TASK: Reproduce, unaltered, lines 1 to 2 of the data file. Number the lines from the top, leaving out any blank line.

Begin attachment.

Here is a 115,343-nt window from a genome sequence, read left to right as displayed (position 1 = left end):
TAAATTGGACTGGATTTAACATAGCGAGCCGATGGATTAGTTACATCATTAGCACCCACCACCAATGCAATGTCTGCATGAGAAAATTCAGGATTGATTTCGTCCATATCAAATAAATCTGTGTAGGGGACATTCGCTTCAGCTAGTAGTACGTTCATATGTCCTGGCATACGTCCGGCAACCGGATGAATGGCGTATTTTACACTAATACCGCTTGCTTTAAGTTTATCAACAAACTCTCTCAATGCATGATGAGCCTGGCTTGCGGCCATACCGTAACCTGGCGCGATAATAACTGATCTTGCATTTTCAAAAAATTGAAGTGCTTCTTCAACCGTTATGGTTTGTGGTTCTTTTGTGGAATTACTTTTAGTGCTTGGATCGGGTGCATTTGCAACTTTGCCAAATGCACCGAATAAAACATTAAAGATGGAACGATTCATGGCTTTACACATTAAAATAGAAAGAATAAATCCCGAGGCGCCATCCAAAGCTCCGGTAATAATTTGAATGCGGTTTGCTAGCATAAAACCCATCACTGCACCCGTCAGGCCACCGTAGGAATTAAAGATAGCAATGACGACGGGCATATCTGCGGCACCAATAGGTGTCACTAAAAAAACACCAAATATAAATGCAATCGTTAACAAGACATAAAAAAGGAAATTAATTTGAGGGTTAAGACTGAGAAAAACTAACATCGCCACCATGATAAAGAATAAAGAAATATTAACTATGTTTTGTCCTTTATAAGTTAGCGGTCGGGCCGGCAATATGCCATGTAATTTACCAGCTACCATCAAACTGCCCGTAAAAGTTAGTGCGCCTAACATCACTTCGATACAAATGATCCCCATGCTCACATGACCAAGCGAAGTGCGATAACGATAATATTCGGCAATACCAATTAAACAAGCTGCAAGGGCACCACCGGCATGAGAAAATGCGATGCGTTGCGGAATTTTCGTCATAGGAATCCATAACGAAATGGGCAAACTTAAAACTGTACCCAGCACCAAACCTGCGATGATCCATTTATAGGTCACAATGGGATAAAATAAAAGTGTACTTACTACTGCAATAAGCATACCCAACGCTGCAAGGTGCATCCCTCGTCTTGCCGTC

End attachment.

Here is a 115,343-nt window from a genome sequence, read left to right as displayed (position 1 = left end):
TAAATTGGACTGGATTTAACATAGCGAGCCGATGGATTAGTTACATCATTAGCACCCACCACCAATGCAATGTCTGCATGAGAAAATTCAGGATTGATTTCGTCCATATCAAATAAATCTGTGTAGGGGACATTCGCTTCAGCTAGTAGTACGTTCATATGTCCTGGCATACGTCCGGCAACCGGATGAATGGCGTATTTTACACTAATACCGCTTGCTTTAAGTTTATCAACAAACTCTCTCAATGCATGATGAGCCTGGCTTGCGGCCATACCGTAACCTGGCGCGATAATAACTGATCTTGCATTTTCAAAAAATTGAAGTGCTTCTTCAACCGTTATGGTTTGTGGTTCTTTTGTGGAATTACTTTTAGTGCTTGGATCGGGTGCATTTGCAACTTTGCCAAATGCACCGAATAAAACATTAAAGATGGAACGATTCATGGCTTTACACATTAAAATAGAAAGAATAAATCCCGAGGCGCCATCCAAAGCTCCGGTAATAATTTGAATGCGGTTTGCTAGCATAAAACCCATCACTGCACCCGTCAGGCCACCGTAGGAATTAAAGATAGCAATGACGACGGGCATATCTGCGGCACCAATAGGTGTCACTAAAAAAACACCAAATATAAATGCAATCGTTAACAAGACATAAAAAAGGAAATTAATTTGAGGGTTAAGACTGAGAAAAACTAACATCGCCACCATGATAAAGAATAAAGAAATATTAACTATGTTTTGTCCTTTATAAGTTAGCGGTCGGGCCGGCAATATGCCATGTAATTTACCAGCTACCATCAAACTGCCCGTAAAAGTTAGTGCGCCTAACATCACTTCGATACAAATGATCCCCATGCTCACATGACCAAGCGAAGTGCGATAACGATAATATTCGGCAATACCAATTAAACAAGCTGCAAGGGCACCACCGGCATGAGAAAATGCGATGCGTTGCGGAATTTTCGTCATAGGAATCCATAACGAAATGGGCAAACTTAAAACTGTACCCAGCACCAAACCTGCGATGATCCATTTATAGGTCACAATGGGATAAAATAAAAGTGTACTTACTACTGCAATAAGCATACCCAACGCTGCAAGGTGCATCCCTCGTCTTGCCGTC